tomcat-users mailing list archives

Site index · List index
Message view « Date » · « Thread »
Top « Date » · « Thread »
From "Craig R. McClanahan" <craig...@apache.org>
Subject RE: front controller pattern and security
Date Sat, 15 Jun 2002 17:22:39 GMT


On Sat, 15 Jun 2002, Les Hughes wrote:

> Date: Sat, 15 Jun 2002 08:32:53 +0100
> From: Les Hughes <leslie.hughes@rubus.com>
> Reply-To: Tomcat Users List <tomcat-user@jakarta.apache.org>
> To: 'Tomcat Users List' <tomcat-user@jakarta.apache.org>
> Subject: RE: front controller pattern and security
>
>
> And of course, static role based security is only half the issue. Most of
> the time you want to be checking that the data actioned upon is in the right
> state for that action - I'm not just talk about the "who" can do "what" but
> to "whom" (data) and "when" (state). We use a inhouse solution for this
> problem at the mo alongside struts. Perhaps this is getting into struts-user
> land as opposed to tc-user but maybe Craig and others could comment?
>

Off the top of my head, I don't know of any generic frameworks for this
sort of security management -- the details sound like they would always be
pretty application specific.

> Bye,
>
> Les
>

Craig


>
> > -----Original Message-----
> > From: Martin Jacobson [mailto:martin_j@libero.it]
> > Sent: 14 June 2002 09:00
> > To: Tomcat Users List
> > Subject: Re: front controller pattern and security
> >
> >
> > John Gregg wrote:
> >
> > > Hi all.
> > >
> > > I've been thinking about how the j2ee front controller
> > pattern (used by
> > > Struts et al.) does/does not take advantage of url-based
> > authorization
> > > constraints in web.xml.  I want to avoid having to check
> > roles in my own
> > > code as much as possible.  At first I thought I could
> > declare a URL like
> > > /somewebapp/somerole/* to require the "somerole" role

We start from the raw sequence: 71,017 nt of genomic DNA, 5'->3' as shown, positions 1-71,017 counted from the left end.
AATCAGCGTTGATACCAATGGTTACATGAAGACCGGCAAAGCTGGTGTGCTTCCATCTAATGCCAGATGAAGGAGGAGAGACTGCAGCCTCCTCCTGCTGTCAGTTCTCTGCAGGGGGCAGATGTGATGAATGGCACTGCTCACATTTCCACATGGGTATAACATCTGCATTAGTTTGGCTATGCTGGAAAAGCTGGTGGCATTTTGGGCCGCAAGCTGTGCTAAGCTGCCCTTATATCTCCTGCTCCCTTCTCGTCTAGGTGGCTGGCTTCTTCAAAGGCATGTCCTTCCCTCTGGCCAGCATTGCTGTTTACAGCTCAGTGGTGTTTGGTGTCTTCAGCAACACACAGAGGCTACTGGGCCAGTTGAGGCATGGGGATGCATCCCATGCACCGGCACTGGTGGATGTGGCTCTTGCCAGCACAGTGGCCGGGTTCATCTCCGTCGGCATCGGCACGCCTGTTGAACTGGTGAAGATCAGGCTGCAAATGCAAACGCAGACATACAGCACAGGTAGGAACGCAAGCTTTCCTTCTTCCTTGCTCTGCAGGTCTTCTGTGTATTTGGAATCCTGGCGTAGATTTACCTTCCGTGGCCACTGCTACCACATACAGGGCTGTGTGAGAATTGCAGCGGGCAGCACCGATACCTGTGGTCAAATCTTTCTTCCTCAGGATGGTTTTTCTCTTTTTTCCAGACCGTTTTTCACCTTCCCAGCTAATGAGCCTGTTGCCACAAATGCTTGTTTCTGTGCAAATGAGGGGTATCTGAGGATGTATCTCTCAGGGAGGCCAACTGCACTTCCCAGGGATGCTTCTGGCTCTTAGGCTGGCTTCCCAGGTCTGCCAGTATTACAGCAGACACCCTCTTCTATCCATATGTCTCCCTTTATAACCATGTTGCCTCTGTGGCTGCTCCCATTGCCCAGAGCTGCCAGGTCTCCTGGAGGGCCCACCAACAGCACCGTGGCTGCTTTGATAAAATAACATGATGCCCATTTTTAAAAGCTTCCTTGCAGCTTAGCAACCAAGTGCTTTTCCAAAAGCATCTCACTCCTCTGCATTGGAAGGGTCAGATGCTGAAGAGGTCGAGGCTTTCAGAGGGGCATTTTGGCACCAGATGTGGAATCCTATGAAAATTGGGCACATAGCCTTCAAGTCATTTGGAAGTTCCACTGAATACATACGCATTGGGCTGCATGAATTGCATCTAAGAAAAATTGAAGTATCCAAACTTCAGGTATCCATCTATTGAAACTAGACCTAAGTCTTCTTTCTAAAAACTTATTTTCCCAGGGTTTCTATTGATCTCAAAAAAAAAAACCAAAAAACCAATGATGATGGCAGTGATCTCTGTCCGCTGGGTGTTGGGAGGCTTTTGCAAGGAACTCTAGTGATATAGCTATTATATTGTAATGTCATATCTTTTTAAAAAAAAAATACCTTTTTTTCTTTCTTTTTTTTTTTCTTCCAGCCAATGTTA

> > before being allowed
> > > access to my controller servlet.  Another URL would be
> > > /somewebapp/someotherrole/* but would map to the same
> > servlet.  That servlet
> > > would then pick off the action at the end of the URL and execute it.
> > > However, while I can restrict access to the servlet, or
> > whatever other
> > > "physical" resource I'm trying to protect, what I really
> > want to protect is
> > > the action that's executed.  Am I just stuck with
> > enumerating all possible
> > > actions in by web.xml (/somewebapp/somerole/someaction,
> > > /somewebapp/somerole/someotheraction, etc.)?  Should I
> > instead make a filter
> > > that enforces this for me?  I'm facing the same problem
> > with Apache SOAP's
> > > rpcrouter.
> > >
> >
> >
> > Surely, the way you describe, using servlet-mapping & auth-constraint
> > does exactly what you want?
> > In other words, you have one (controller) servlet declared,
> > and you use
> > servlet-mapping to declare all urls that invoke that servlet. In
> > auth-contstraint you declare the mapping between urls and user roles.
> > So, when a user invokes /app/manager/ac_details, the auth-constraint
> > would trigger an authorisation check to make sure the user was in the
> > indicated role. Then (if he's allowed), because the
> > servlet-mapping maps
> > this url to the controller servlet, the controller servlet is
> > invoked,
> > and, as you say, you can then determine what the action was
> > (ac_details)
> > by examining the url. This method does not restrict access to the
> > controller servlet directly, but does protect the functions
> > to be performed.
> >
> > Or have I misunderstood?
> >
> > Martin
> >
> >
> >
> > --
> > To unsubscribe, e-mail:
> <mailto:tomcat-user-unsubscribe@jakarta.apache.org>
> For additional commands, e-mail:
> <mailto:tomcat-user-help@jakarta.apache.org>
>
> --
> To unsubscribe, e-mail:   <mailto:tomcat-user-unsubscribe@jakarta.apache.org>
> For additional commands, e-mail: <mailto:tomcat-user-help@jakarta.apache.org>
>
>


--
To unsubscribe, e-mail:   <mailto:tomcat-user-unsubscribe@jakarta.apache.org>
For additional commands, e-mail: <mailto:tomcat-user-help@jakarta.apache.org>


Mime
View raw message